Montgomery County

Farms to get runoff assistance

Four Montgomery County farms will share $798,739 in state grants to improve their soil and water con

Four Montgomery County farms will share $798,739 in state grants to improve their soil and water conservation practices, and help keep runoff from their farms out of nearby streams.

The four farms are among 200 across the state that received grants.

One of the farms has been operated by the Subik family since 1945 in the town of Mohawk.

The Subik farm is a dairy operation with 380 cows and calves, and 160 to 170 cows are milked each day.

The farm has nowhere to put the manure that all those bovines produce, so the workers have to promptly spread it in the fields as fertilizer, even when rain is forecast.

Heavy rain could cause the manure to run into a nearby stream that is a tributary to the Cayadutta Creek.

Similarly, the silos where feed is stored can get packed in at times, which can lead to some of the juices from the feed seeping out, and those are also not good for the stream.

Corey Nellis is the district manager of the Montgomery County Soil and Water Conservation District, which works with farms trying to help them meet the standards for preserving soil and waterways in the area. According to Nellis, farms close to streams and wetlands, or whose runoff could affect public drinking water supplies, were given highest priority in receiving the $13.8 million in funding announced Wednesday by Gov. Cuomo.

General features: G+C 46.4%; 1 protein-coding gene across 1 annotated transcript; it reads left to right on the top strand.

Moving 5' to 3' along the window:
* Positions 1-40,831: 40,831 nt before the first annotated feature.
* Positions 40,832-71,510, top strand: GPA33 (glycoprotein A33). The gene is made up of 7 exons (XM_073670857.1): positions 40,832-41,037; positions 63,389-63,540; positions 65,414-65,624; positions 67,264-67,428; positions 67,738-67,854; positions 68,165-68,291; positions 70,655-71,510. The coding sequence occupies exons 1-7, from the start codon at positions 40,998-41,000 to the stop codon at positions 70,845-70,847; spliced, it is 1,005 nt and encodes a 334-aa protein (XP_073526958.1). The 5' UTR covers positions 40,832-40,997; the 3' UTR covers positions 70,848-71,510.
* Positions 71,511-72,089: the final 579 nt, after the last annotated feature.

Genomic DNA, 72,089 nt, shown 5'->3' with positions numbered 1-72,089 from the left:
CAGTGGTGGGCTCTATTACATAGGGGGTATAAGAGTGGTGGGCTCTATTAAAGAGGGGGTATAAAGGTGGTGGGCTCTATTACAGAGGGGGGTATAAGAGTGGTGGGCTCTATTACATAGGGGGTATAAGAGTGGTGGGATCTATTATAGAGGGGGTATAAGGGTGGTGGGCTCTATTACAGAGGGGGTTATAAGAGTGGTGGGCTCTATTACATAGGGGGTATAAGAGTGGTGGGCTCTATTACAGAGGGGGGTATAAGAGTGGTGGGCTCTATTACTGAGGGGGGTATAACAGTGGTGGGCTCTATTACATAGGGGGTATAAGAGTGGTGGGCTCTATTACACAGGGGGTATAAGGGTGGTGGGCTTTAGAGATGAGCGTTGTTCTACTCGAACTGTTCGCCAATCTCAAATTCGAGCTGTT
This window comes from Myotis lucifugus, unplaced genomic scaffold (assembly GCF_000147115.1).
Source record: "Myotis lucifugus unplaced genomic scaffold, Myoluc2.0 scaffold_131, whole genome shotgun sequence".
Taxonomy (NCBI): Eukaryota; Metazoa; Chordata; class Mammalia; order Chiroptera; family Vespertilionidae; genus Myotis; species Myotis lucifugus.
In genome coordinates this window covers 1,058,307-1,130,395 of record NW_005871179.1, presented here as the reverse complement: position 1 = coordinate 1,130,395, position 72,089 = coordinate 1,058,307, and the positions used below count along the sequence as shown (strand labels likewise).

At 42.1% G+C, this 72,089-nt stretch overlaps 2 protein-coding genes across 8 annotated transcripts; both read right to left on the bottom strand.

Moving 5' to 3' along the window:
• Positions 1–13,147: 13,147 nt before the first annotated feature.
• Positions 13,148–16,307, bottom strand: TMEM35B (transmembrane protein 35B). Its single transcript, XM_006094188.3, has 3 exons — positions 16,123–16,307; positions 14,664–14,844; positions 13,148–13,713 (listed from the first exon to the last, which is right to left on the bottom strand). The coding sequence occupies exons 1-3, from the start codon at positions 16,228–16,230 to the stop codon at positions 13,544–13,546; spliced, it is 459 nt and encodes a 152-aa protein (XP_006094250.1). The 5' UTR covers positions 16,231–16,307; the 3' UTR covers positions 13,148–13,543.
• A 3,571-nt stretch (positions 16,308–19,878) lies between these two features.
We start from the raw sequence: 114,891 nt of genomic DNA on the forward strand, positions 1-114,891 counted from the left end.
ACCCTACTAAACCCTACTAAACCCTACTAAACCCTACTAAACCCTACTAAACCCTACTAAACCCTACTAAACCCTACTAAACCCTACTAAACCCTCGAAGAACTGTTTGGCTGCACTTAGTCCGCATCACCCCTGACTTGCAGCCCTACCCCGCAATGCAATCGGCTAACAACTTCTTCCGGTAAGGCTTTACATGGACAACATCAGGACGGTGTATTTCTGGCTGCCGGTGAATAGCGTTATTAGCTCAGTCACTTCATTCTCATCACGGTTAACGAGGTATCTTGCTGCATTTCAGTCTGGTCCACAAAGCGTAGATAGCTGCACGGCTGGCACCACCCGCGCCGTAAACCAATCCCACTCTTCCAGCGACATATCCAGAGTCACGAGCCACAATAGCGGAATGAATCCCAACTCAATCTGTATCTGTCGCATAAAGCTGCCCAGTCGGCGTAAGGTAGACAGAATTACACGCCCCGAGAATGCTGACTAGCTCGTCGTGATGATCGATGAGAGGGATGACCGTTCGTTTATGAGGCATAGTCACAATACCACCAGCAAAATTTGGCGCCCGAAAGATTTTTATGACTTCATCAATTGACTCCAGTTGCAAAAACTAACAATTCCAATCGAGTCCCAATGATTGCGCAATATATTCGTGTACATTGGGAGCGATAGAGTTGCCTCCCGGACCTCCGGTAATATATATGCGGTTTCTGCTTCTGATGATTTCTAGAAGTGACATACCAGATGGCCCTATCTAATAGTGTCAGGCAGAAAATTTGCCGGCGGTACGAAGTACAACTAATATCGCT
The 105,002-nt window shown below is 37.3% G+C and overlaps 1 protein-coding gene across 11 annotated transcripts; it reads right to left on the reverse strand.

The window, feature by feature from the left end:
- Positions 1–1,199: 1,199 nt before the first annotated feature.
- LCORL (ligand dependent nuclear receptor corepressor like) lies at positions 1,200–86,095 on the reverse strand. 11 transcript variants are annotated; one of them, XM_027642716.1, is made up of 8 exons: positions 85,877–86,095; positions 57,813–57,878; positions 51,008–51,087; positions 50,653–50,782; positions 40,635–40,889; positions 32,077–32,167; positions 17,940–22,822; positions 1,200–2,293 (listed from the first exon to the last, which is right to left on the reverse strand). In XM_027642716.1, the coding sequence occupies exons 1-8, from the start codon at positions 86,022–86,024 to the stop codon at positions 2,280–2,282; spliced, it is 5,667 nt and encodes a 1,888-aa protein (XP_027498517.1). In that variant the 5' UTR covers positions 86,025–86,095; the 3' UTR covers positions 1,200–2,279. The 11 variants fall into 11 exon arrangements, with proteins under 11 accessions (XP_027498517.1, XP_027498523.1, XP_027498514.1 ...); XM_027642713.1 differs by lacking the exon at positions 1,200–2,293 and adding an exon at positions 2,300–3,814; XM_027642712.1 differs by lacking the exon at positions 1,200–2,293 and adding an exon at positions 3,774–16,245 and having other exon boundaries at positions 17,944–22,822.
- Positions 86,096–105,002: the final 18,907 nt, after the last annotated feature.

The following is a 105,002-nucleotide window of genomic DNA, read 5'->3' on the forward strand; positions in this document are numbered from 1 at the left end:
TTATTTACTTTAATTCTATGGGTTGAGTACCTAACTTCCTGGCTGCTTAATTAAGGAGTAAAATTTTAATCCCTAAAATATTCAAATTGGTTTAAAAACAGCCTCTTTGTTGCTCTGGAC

Owen Potter is the farm manager for the Subik farm, which is owned by his wife’s family. The money coming from the state will help them pay for construction of a concrete manure pit, a covered barnyard where cows can wait their turn to get milked, and pumps and tanks for the runoff from the feed.

Without the funding, Potter explained, there was the potential of the farm going out of business.

“Ultimately, this will make our life that much easier,” he said.

The manure pit will be 12 feet deep, big enough to hold six to eight months’ worth of manure as well as juices from the feed.

Harold Potter’s family (no relation to Owen Potter) has been operating a farm in the town of Minden since 1971, after his parents moved here from Rhode Island. Harold has worked on it since he was 9 years old and inherited it after his father passed away in 2010.

Similarly to the Subik farm, the manure from the cows would run off into the stream that ran through the farm and that emptied into the Otsquago Creek.

“We want to be good stewards of the environment, and I can’t afford to do it without the funding,” he explained.

The state money will help them construct a larger manure pit of concrete. It would also help in rebuilding the bunker storage to prevent runoff from the feed as well.

Owen explained that he along with others like to hunt and fish and that they appreciate the place that they live in and want to be part of the solution in making sure it stays that way.

“We don’t want to screw it up for everybody else,” he said.

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